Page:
________________ CM . . . . Volume XVI Number 8. . . .October 23, 2009

cover

Trail of Secrets.

Brenda Chapman.
Toronto, ON: Napoleon, 2009.
135 pp., pbk., $9.95.
ISBN 978-1-894917-76-6.

Subject Headings:
Best friends-Jevenile fiction.
Children of divorced parents-Jevnile fiction.
Self-reliance-Jevenile fiction.

Grades 7 and up / Ages 12 and up.

Review by Dana L. Coates.

**** /4

   

excerpt:

Ambie studied me for a moment until she seemed satisfied. "Martin Donaldson," she paused dramatically, "...is my real dad."

I took a second to absorb what she’d just said. Ambie’s mom had left Ambie’s dad when Ambie was a baby - under mysterious circumstances - and had refused to tell Ambie anything about him, even down to his name. If Ambie’d been in touch with her biological dad, this could turn the Guido family upside down. She was staring at me, waiting for my reaction. "Nobody else knows we’re e-mailing each other," she said, as if reading my thoughts, "and you promised you wouldn’t tell."

Trail of Secrets is an interesting young adult novel. It is the forth novel in its series. This novel has been well planned out as the plot is unpredictable. Chapman does well writing descriptions. The characters are believable because Chapman provides vivid descriptions of the characters as well as their personalities. Also, her descriptions of the setting are lifelike. The main character, Jennifer Bannon, embarks on a journey as she is entering grade eleven. Jennifer finds herself surrounded by secrets from people she cares about. Her boyfriend is starting university, and Jennifer fears he will find a new girlfriend. Then her best friend is secretly e-mailing her biological father, someone she never met before. Apart from Jennifer’s being faced with keeping secrets to herself, she is also faced with changes. Her mom, who lives with her new husband a distance away, wants her sister to move out with them. Then Jennifer gets to know the new boy in her school despite the rumours about him.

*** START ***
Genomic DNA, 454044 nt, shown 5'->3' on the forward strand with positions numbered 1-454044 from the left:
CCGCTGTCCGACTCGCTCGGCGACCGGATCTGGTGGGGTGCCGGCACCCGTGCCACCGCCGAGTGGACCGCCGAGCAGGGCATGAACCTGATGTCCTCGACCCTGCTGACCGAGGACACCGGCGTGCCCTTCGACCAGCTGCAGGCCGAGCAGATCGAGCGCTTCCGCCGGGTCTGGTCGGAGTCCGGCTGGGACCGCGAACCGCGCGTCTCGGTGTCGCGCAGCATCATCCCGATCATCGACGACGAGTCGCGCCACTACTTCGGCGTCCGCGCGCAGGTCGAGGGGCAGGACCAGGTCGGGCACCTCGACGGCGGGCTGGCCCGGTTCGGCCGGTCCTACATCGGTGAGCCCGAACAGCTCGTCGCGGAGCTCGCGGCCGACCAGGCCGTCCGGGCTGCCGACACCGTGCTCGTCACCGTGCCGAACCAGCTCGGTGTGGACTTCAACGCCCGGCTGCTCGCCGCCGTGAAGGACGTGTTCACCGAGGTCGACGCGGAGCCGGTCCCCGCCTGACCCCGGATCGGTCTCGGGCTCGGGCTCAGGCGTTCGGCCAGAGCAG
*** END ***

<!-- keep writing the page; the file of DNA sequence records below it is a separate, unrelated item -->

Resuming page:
Overall, the novel is an easy read. Chapman cleverly captures the events in a not-so-crammed timeline, but perfectly written out story that has enough action. The story covers three main themes: belonging, friendship and loss.

Highly Recommended.

Dana L. Coates is a grade 6 teacher in Norway House, MB.

To comment on this title or this review, send mail to cm@umanitoba.ca.

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Published by
The Manitoba Library Association
ISSN 1201-9364
Hosted by the University of Manitoba.
 

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